کارایی شی و اثرات سازگاری فضایی در بیماری پارکینسون
|کد مقاله||سال انتشار||مقاله انگلیسی||ترجمه فارسی||تعداد کلمات|
|31102||2011||10 صفحه PDF||سفارش دهید||محاسبه نشده|
Publisher : Elsevier - Science Direct (الزویر - ساینس دایرکت)
Journal : Cortex, Volume 47, Issue 3, March 2011, Pages 332–341
Movement in Parkinson's disease (PD) is strongly influenced by sensory stimuli. Here, we investigated two features of visual stimuli known to affect response times in healthy individuals; the spatial location of an object (the spatial effect) and its action-relevance (the ‘affordance’ effect). Poliakoff et al. (2007) found that while PD patients show normal spatial effects, they do not show an additional affordance effect. Here we investigated whether these effects are driven by facilitation or inhibition, and whether the affordance effect emerges over a longer time-course in PD. Participants (24 PD and 24 controls) viewed either a lateralised door handle (affordance condition), a lateralised abstract stimulus (spatial condition), or a centrally presented baseline stimulus (baseline condition), and responded to a colour change in the stimulus occurring after 0 msec, 500 msec or 1000 msec. The colour change indicated whether to respond with the left or right hand, which were either spatially compatible or incompatible with the lateralised stimulus orientation in the affordance and spatial conditions. The baseline condition allowed us to assess whether compatibility effects were driven by facilitation of the compatible response or inhibition of the incompatible response. The results indicate that stimulus orientation elicited faster responses from the nearest hand. For controls, the affordance effect was stronger and driven by facilitation, whilst the spatial condition was driven by inhibition. In contrast, the affordance and spatial-compatibility effects did not differ between conditions in the PD group and both were driven by facilitation. This suggests that the PD group responded as if all stimuli were action-relevant, and may have implications for understanding the cueing of movement in PD.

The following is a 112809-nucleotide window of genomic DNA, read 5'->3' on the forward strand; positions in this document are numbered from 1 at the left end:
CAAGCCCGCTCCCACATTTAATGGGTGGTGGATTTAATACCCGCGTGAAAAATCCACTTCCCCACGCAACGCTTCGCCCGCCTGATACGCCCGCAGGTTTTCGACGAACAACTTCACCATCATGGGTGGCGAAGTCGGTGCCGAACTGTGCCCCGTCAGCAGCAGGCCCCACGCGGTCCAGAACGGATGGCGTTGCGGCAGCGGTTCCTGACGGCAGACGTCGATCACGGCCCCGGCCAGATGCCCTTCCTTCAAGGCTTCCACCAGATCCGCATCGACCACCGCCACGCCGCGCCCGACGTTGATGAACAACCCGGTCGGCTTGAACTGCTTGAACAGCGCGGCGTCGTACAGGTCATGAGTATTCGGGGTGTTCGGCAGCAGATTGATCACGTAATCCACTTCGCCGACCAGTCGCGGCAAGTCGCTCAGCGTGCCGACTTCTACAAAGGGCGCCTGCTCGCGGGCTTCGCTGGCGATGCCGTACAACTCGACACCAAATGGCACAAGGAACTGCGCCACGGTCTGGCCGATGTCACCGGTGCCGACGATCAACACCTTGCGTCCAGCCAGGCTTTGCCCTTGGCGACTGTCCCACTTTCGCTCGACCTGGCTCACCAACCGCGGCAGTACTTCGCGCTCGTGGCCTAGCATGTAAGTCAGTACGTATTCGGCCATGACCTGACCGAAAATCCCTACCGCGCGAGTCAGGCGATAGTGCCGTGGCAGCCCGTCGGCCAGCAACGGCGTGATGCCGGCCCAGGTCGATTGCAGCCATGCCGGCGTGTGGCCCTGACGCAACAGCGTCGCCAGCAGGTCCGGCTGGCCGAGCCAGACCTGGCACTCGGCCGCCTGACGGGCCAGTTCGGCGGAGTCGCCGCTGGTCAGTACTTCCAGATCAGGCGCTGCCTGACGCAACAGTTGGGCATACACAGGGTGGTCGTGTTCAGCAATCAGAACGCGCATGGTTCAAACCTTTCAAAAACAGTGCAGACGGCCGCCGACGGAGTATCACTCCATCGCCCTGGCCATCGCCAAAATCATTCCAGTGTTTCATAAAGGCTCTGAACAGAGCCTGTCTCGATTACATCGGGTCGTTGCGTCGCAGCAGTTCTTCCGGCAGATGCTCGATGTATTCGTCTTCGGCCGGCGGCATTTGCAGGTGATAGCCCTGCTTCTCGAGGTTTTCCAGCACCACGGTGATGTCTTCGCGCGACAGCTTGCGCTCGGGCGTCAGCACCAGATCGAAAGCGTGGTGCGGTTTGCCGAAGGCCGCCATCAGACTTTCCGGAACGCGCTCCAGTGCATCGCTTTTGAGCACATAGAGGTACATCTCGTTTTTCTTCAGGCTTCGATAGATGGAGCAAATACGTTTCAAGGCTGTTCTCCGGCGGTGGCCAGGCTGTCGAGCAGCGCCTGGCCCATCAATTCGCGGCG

Parkinson's disease (PD) is characterised by a slowness and poverty of movement caused by loss of the dopaminergic cells of the nigrostriatal pathway in the basal ganglia. PD patients have particular difficulty with voluntary movements. This is attributed to underactivation of the supplementary motor area (SMA; Jahanshahi et al., 1995), which is closely linked to the basal ganglia and plays a key role in volitional movements (Nachev et al., 2008). However, sensory cueing can also be used to facilitate movement to almost normal levels, even when symptoms are severe (Glickstein and Stein, 1991). For example, auditory rhythmic cues such as marching music, and appropriately placed floor markers such as transverse lines, can help to alleviate gait impairments (see Rubinstein et al., 2002, for a review of cueing studies). Although much of the work on cueing of movement in PD has focussed on gait, external cueing has also been found to enhance upper-limb movements such as reaching movements (Majsak et al., 1998) and handwriting (Oliveira et al., 1997). These cues are thought to work by facilitating the timing of movements (Kritikos et al., 1995), and the selection of the appropriate action (Wylie et al., 2005). These externally evoked actions may bypass the underactive SMA in PD, relying more on lateral premotor areas (Jahanshahi et al., 1995). Given the potential therapeutic benefits of cueing for PD patients, it is important to establish the sorts of external stimuli that influence their movements. This paper follows up previous research (Poliakoff et al., 2007) that compared the effects of abstract spatial stimuli and action-relevant graspable objects. In healthy participants, it is well established that spatial correspondence between stimulus and response leads to faster reaction times (RTs), even if the stimulus location is irrelevant to the task. Thus, participants making speeded responses to a stimulus dimension such as colour or shape are faster to respond with their right hand if the stimulus is also presented on the right. This is known as the ‘Simon effect’ (e.g., Simon and Small, 1969) or spatial-compatibility effect. Explanations generally evoke cognitive mechanisms, for example emphasising the conflict between automatic and intentional processes at the response selection stage (e.g., Wallace, 1971) or suggesting that stimulus location may elicit a shift of attention which generates a response code ( Nicoletti and Umilta, 1994 and Rubichi et al., 1997). Several studies have addressed spatial compatibility in PD patients, with some showing apparently normal stimulus–response compatibility effects ( Brown et al., 1993, Cope et al., 1996 and Poliakoff et al., 2007) and others showing that unlike controls, there is no reduction in the effect in trials preceded by an incompatible trial ( Praamstra and Plat, 2001 and Fielding et al., 2005). In addition to object location, the motor system can also be influenced by the action-relevant features contained within an object. In healthy humans, viewing action-relevant objects that invite a particular action, such as a cup with a handle, can activate sensorimotor brain areas ( Grèzes and Decety, 2002) and influence manual response times ( Tucker and Ellis, 1998 and Tipper et al., 2006). For example, Tucker and Ellis (1998) demonstrated that when participants were classifying whether an object was upright or inverted, responses were faster if the object handle and response hand were on the same side of space (the ‘affordance effect’), suggesting that the sight of the handle primed action from the nearest hand. Tucker and Ellis, 1998 and Tucker and Ellis, 2001 proposed that action-relevant object-features (such as handles) are directly perceived and automatically activate a motor code, an idea with roots in Gibson's original notion of direct perception ( Gibson, 1979). It has been suggested that common mechanisms may underlie affordance and spatial compatibility (e.g., Anderson et al., 2002). However, emerging evidence supports dissociation between spatial (Simon) and affordance compatibility effects. Affordance compatibility has been demonstrated for non-spatial grasp-relevant features such as grip aperture (Ellis and Tucker, 2000, Grèzes et al., 2003a and Grèzes et al., 2003b) and wrist rotation (Ellis and Tucker, 2000), and in contrast to the spatial effect appears to rely on the formation of detailed object representation (Tipper et al., 2006). Of relevance to the current study, Symes et al. (2005) found additive effects of the spatial location and handle orientation of graspable objects, suggesting that a lateralized graspable object activates two codes, one pertaining to object location, and the other to type of grasp. Our recent work with PD patients (Poliakoff et al., 2007) also assessed both spatial and affordance compatibility within a single design. We measured the influence of action-relevant stimuli (graspable door handles) on RTs, compared to abstract bar stimuli designed to elicit spatial-compatibility effects only. Both stimuli were oriented diagonally either to the left or right of the presentation screen. Crucially, the orientation of the stimulus was irrelevant to the task; participants made a bimanual choice response to the shape of each stimulus, responding with one hand to rounded stimuli, and with the other to square stimuli. The healthy controls were influenced by the irrelevant spatial location of the abstract stimuli, but showed a greater effect after viewing the graspable door handles, thus supporting the proposal for additive sources of compatibility (Symes et al., 2005). In contrast, whilst PD patients showed an equivalent effect of spatial compatibility, action-relevant door handles did not exert a stronger influence. This suggests that in PD external cues may exert their influence through spatial location alone, and that the additional influence of action-relevant stimuli on the motor system is disrupted. However, recent evidence suggests that some visuomotor priming effects may be modulated in PD, rather than absent. Castiello et al. (2009) measured facilitation of a reach and grasp action after observation of a model making the same action in PD and control participants. For both groups, the initiation time and duration of the movement was improved after observation of the same action. Whilst the controls' responses were facilitated whether observing a PD or control model performing the action, the PD group were only facilitated when watching a PD model. The fact that they did not exhibit the same benefit after observing a healthy control model, who produced a faster movement, was interpreted as showing that facilitation only occurs if the observer is able to recreate the kinematics of the observed action. The modulation of this visuomotor priming effect in PD may also be relevant to affordance effects in PD, since there is overlap in the brain areas mediating the observation of graspable objects and actions (e.g., Grèzes et al., 2003a and Grèzes et al., 2003b). Furthermore, our previous study suggests that both effects are similarly disrupted at the behavioural level in PD ( Poliakoff et al., 2007). The current study was designed to compare further characteristics of affordance and spatial compatibility and assess whether the effects are similarly dissociated in PD and healthy controls. This was achieved in two ways. First, we included a baseline condition with centrally presented stimuli. This was to determine whether the observed compatibility effects resulted from facilitation from compatible stimuli, or interference from incompatible stimuli. Although previous work has examined facilitation and interference in the Simon effect (e.g., Simon and Acosta, 1982), this is the first time to our knowledge that such an approach has been adopted to investigate affordance compatibility. Importantly, this approach allowed us to investigate qualitative as well as quantitative differences between the effects of spatial and affordance effects in the PD group. Second, if modulation of visuomotor priming effects occurs in PD, their slowed motor system may have meant that the priming from the graspable objects in our previous experiment may not have exerted an influence before the response had been programmed (Poliakoff et al., 2007). In the current experiment, we investigated this issue by manipulating the time between the presentation of the graspable object and the imperative response signal. As in our previous study, we presented graspable door handle stimuli or abstract stimuli, but this time participants responded to a stimulus colour change. This allowed us to control the delay between the presentation of the grasp-relevant feature (stimulus orientation) and the response-relevant feature (colour). The spatial-compatibility effect has generally been found to decay over time (Simon et al., 1976), whilst the affordance effect grows (Tucker and Ellis, 2001 and Phillips and Ward, 2002). Investigating the spatial and affordance effects against a baseline and across these different conditions allowed us to assess whether the PD group displayed the same pattern across time as the controls.